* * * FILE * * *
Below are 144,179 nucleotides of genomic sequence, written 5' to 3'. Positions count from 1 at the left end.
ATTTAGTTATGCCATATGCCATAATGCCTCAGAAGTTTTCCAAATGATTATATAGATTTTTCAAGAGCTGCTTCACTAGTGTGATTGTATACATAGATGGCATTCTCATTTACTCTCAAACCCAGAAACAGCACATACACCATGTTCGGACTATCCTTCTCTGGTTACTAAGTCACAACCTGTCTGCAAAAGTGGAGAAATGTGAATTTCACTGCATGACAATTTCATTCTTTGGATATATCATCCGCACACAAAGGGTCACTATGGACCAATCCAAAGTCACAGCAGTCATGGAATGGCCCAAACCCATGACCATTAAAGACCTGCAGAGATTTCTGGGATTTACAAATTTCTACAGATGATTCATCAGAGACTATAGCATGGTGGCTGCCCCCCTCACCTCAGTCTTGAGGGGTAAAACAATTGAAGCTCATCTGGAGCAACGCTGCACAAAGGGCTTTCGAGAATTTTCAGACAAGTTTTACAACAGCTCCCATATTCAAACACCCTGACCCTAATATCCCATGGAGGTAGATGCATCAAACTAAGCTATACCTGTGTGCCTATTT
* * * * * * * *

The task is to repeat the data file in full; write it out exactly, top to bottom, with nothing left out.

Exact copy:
Below are 144,179 nucleotides of genomic sequence, written 5' to 3'. Positions count from 1 at the left end.
ATTTAGTTATGCCATATGCCATAATGCCTCAGAAGTTTTCCAAATGATTATATAGATTTTTCAAGAGCTGCTTCACTAGTGTGATTGTATACATAGATGGCATTCTCATTTACTCTCAAACCCAGAAACAGCACATACACCATGTTCGGACTATCCTTCTCTGGTTACTAAGTCACAACCTGTCTGCAAAAGTGGAGAAATGTGAATTTCACTGCATGACAATTTCATTCTTTGGATATATCATCCGCACACAAAGGGTCACTATGGACCAATCCAAAGTCACAGCAGTCATGGAATGGCCCAAACCCATGACCATTAAAGACCTGCAGAGATTTCTGGGATTTACAAATTTCTACAGATGATTCATCAGAGACTATAGCATGGTGGCTGCCCCCCTCACCTCAGTCTTGAGGGGTAAAACAATTGAAGCTCATCTGGAGCAACGCTGCACAAAGGGCTTTCGAGAATTTTCAGACAAGTTTTACAACAGCTCCCATATTCAAACACCCTGACCCTAATATCCCATGGAGGTAGATGCATCAAACTAAGCTATACCTGTGTGCCTATTT